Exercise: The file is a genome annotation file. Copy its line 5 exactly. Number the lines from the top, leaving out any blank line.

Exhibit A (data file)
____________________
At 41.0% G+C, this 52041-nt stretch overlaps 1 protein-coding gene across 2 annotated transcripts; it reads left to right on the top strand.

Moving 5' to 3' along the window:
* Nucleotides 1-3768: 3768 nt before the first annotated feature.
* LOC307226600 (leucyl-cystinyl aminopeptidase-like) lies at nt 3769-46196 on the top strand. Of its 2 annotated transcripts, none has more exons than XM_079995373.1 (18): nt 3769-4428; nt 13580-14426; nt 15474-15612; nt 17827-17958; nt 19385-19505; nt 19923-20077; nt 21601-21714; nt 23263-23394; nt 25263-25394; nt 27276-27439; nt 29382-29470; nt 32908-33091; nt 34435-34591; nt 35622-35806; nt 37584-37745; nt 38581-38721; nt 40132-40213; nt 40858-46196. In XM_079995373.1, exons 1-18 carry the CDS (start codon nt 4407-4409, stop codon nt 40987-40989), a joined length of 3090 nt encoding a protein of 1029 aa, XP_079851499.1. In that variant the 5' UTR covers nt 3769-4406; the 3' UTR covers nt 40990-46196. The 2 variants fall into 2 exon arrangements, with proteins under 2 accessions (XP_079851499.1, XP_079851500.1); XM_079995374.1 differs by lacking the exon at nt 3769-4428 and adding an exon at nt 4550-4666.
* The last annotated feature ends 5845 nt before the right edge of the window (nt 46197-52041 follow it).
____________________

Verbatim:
* The last annotated feature ends 5845 nt before the right edge of the window (nt 46197-52041 follow it).